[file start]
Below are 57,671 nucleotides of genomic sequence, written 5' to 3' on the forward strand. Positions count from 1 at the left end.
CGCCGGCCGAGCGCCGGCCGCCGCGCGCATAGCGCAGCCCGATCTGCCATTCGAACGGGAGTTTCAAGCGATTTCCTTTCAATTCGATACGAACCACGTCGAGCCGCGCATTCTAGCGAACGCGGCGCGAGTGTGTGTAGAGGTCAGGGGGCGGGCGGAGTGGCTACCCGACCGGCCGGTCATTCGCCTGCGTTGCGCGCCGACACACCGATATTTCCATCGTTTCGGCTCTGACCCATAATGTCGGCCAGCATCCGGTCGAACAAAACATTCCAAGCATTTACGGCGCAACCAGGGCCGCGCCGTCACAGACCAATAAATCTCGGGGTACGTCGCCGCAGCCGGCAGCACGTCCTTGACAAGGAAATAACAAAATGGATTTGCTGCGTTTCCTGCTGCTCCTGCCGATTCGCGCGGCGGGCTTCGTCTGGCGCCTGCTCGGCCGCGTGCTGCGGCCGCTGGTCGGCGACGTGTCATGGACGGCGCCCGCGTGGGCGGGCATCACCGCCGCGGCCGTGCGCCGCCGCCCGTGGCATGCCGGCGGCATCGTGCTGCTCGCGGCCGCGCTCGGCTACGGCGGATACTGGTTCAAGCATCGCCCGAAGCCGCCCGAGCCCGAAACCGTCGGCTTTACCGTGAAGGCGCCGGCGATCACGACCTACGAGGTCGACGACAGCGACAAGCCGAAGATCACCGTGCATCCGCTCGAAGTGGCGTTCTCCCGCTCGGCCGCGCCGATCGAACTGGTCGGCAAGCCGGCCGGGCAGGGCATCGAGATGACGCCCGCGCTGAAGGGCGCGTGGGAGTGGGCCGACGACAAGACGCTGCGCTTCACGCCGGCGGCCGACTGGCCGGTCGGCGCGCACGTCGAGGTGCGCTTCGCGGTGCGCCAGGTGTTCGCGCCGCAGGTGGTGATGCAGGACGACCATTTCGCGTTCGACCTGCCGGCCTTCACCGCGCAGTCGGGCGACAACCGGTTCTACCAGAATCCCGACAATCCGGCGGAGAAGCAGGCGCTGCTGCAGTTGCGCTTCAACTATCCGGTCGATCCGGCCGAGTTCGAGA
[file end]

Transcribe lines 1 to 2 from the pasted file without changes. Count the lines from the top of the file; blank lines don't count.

Below are 57,671 nucleotides of genomic sequence, written 5' to 3' on the forward strand. Positions count from 1 at the left end.
CGCCGGCCGAGCGCCGGCCGCCGCGCGCATAGCGCAGCCCGATCTGCCATTCGAACGGGAGTTTCAAGCGATTTCCTTTCAATTCGATACGAACCACGTCGAGCCGCGCATTCTAGCGAACGCGGCGCGAGTGTGTGTAGAGGTCAGGGGGCGGGCGGAGTGGCTACCCGACCGGCCGGTCATTCGCCTGCGTTGCGCGCCGACACACCGATATTTCCATCGTTTCGGCTCTGACCCATAATGTCGGCCAGCATCCGGTCGAACAAAACATTCCAAGCATTTACGGCGCAACCAGGGCCGCGCCGTCACAGACCAATAAATCTCGGGGTACGTCGCCGCAGCCGGCAGCACGTCCTTGACAAGGAAATAACAAAATGGATTTGCTGCGTTTCCTGCTGCTCCTGCCGATTCGCGCGGCGGGCTTCGTCTGGCGCCTGCTCGGCCGCGTGCTGCGGCCGCTGGTCGGCGACGTGTCATGGACGGCGCCCGCGTGGGCGGGCATCACCGCCGCGGCCGTGCGCCGCCGCCCGTGGCATGCCGGCGGCATCGTGCTGCTCGCGGCCGCGCTCGGCTACGGCGGATACTGGTTCAAGCATCGCCCGAAGCCGCCCGAGCCCGAAACCGTCGGCTTTACCGTGAAGGCGCCGGCGATCACGACCTACGAGGTCGACGACAGCGACAAGCCGAAGATCACCGTGCATCCGCTCGAAGTGGCGTTCTCCCGCTCGGCCGCGCCGATCGAACTGGTCGGCAAGCCGGCCGGGCAGGGCATCGAGATGACGCCCGCGCTGAAGGGCGCGTGGGAGTGGGCCGACGACAAGACGCTGCGCTTCACGCCGGCGGCCGACTGGCCGGTCGGCGCGCACGTCGAGGTGCGCTTCGCGGTGCGCCAGGTGTTCGCGCCGCAGGTGGTGATGCAGGACGACCATTTCGCGTTCGACCTGCCGGCCTTCACCGCGCAGTCGGGCGACAACCGGTTCTACCAGAATCCCGACAATCCGGCGGAGAAGCAGGCGCTGCTGCAGTTGCGCTTCAACTATCCGGTCGATCCGGCCGAGTTCGAGA